I’ve built two VS Code extensions and thought it would be good to share my thoughts on the best way to kick start building your first extension. Key topics I will cover here are the basics about the build, unit testing and a publish/deployment pipeline.

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Basics around building an extension

VS Code does a great job to help with getting started on your first extension. They use a Yeoman generator to set up a basic hello world project which is configured to debug. Debugging is essential and has helped me learn about the VS Code API. All the basics are covered here and I’d recommend reading the whole getting started section.

When you open the project main entry file extension.ts you should see two functions: activate and deactivate. Activate is called when an event is fired in VS Code that your extension is bound to, for example calling a command via the command palette. Deactivate is called when the extension is disabled or uninstalled.

When things start to get tricky

This is not to scare you but to prepare yourself to be a little patient. The VS Code API is documented but not to the extent everything has example snippets, so there will be a bit of trial and error.

The key thing to understand is VS Code reads certain properties in your extension package.json to bind the UI to your extension commands.

Activation Events is an array of strings that binds the event to a command id. Every command you define will have a string id. Event and command are split by a colon : e.g. "onCommand:awesomeExt.helloWorld". An activation event in your package.json might look like this:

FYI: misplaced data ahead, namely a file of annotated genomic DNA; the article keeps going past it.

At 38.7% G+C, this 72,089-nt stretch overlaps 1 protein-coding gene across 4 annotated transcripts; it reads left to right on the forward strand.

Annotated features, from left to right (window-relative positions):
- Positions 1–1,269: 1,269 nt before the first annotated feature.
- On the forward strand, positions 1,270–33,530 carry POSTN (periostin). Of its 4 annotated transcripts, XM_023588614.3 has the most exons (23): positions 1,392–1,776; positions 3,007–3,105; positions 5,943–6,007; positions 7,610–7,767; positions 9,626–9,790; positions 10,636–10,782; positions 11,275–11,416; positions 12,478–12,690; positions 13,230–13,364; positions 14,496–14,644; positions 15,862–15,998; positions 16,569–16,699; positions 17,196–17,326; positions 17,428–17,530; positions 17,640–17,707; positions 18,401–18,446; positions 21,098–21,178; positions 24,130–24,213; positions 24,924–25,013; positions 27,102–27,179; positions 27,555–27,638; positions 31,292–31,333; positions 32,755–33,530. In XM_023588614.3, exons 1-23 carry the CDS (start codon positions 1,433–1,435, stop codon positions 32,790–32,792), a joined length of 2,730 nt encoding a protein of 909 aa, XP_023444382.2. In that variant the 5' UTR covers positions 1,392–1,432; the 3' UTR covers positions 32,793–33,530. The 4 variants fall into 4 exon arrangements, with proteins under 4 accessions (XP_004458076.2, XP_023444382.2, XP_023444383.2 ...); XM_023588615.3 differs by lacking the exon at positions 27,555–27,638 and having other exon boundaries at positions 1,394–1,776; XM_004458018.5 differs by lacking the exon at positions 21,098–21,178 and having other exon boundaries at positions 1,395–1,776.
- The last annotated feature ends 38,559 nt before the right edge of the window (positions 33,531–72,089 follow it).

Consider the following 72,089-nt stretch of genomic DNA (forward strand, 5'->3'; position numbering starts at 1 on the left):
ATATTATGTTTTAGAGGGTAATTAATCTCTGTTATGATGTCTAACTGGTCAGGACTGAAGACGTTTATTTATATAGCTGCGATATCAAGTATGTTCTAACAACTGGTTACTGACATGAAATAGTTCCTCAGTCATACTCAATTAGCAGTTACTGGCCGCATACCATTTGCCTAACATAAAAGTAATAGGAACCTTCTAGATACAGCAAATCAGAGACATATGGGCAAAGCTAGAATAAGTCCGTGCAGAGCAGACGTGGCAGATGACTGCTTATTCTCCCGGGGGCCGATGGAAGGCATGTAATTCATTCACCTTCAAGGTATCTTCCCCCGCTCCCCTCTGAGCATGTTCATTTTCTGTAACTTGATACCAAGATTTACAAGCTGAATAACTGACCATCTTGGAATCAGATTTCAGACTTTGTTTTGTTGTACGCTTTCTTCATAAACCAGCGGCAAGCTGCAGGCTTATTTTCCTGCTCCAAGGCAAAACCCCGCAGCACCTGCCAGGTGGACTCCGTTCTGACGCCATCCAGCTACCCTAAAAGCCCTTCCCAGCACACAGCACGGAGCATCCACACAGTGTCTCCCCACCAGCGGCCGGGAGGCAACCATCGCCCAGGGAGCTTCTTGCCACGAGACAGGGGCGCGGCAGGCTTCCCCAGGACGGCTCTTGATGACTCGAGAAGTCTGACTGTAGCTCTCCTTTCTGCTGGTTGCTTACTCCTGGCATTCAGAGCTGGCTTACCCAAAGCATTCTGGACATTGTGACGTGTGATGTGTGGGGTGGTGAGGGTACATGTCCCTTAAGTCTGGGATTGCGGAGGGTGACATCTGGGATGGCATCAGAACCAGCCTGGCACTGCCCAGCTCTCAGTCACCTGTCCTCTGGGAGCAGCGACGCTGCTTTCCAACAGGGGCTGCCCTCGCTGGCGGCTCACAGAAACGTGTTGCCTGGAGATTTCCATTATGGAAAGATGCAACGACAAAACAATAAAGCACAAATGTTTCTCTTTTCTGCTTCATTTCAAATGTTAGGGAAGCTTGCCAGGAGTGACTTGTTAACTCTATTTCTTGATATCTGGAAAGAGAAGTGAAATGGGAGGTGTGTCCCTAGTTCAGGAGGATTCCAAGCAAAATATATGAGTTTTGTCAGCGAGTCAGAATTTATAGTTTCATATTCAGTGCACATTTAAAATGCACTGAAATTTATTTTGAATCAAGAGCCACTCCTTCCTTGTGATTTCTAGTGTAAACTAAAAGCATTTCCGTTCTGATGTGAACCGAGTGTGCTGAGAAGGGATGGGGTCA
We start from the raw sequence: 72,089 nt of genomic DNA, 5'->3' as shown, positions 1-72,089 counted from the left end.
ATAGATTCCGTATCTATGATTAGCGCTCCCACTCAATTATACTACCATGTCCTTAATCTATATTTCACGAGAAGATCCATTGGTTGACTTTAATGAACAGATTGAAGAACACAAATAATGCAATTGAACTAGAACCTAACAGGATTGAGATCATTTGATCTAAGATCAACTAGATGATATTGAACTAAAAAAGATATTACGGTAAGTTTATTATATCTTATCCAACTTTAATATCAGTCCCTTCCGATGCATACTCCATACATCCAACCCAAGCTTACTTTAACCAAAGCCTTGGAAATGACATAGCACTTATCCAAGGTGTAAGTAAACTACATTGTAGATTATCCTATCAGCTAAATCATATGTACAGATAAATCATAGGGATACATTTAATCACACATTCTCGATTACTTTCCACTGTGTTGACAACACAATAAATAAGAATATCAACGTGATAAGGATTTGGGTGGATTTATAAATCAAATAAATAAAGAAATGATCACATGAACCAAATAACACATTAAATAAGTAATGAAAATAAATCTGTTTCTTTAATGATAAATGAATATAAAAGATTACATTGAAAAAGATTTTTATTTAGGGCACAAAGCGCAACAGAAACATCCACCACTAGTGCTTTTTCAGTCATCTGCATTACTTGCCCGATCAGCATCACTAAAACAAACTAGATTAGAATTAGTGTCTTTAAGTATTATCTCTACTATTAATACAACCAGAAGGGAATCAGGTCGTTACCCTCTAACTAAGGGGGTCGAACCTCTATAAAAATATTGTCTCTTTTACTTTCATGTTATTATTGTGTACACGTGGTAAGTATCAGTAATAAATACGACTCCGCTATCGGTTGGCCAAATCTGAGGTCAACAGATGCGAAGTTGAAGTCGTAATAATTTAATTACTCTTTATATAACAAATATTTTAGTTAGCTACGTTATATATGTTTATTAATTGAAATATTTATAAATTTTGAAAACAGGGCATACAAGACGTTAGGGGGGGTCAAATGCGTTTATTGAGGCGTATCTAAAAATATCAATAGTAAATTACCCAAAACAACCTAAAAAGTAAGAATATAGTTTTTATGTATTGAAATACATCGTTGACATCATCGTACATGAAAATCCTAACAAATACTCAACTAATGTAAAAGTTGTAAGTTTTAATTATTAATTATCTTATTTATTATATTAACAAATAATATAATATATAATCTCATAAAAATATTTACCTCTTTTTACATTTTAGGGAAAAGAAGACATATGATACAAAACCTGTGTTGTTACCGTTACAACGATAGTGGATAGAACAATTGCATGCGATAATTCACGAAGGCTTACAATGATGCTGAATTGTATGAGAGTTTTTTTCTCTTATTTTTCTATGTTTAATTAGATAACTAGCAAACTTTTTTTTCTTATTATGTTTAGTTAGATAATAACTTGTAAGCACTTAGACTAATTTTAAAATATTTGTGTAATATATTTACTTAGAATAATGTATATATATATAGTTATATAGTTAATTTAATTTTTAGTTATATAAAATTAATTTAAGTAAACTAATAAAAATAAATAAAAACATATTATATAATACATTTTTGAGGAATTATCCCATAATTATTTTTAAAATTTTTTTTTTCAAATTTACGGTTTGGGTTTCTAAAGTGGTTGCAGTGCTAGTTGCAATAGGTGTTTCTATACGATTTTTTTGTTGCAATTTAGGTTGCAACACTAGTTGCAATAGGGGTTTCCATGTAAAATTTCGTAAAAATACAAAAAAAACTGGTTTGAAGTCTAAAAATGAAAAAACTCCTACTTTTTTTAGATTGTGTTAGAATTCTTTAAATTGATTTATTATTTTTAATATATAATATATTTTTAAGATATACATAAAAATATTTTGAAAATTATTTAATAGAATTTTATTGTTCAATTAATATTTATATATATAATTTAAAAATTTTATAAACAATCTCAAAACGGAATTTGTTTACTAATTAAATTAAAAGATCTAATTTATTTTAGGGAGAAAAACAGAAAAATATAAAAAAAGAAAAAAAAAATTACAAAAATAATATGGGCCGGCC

"name": "Awesome Ext",

Next is Contribution Points which enable you to extend the VS Code UI. To help make the command above easy to find, you can give it a searchable title in the command palette. To do this use the commands contribution point. See the package.json example below:

  "name": "Awesome Ext",
  "contributes": {
    "commands": [
        "command": "awesomeExt.helloWorld",
        "title": "Hello World",

All that is left is to use the VS Code API to register the command. Inside the activate function use the following registerCommand method, see below:

const vscode = require("vscode");

export function activate(){
  vscode.commands.registerCommand("awesomeExt.helloWorld", () => {
      vscode.window.showInformationMessage("Hello World!");

This is all in the generated project, once you npm i and press F5 to launch the extension. Then search the command palette to find your “hello world” command.

You are now well on your way to making your own VS Code extension.

How easy is it to unit test my extension?

The VS Code extension is essentially still a JavaScript project and so you can use any testing framework you like. To help with this I’ve written a post on unit tests and mocking VS Code API using Jest. It provides working unit test examples for mocking the API based off my Git Mob VS Code extension.

Publish your extension

To help you speed up the process of publishing to the Visual Studio Market Place I’ve created a post about deploy VS code extension via Azure pipeline. This covers how to build and deploy your extension but also from an automated pipeline viewpoint. To further improve the pipeline like running unit tests I’ve also published this: build a CD Azure pipeline.

More example code

To understand more about how the VS Code API fits together, here is a repo full of working examples you can try out, code extension examples. I recommend cloning the repo, running the extensions and placing some debug points to explore the examples.

Hope this helps you accelerate the development of your VS code extension and if you know of more resources please share here and put a link in the comments below.

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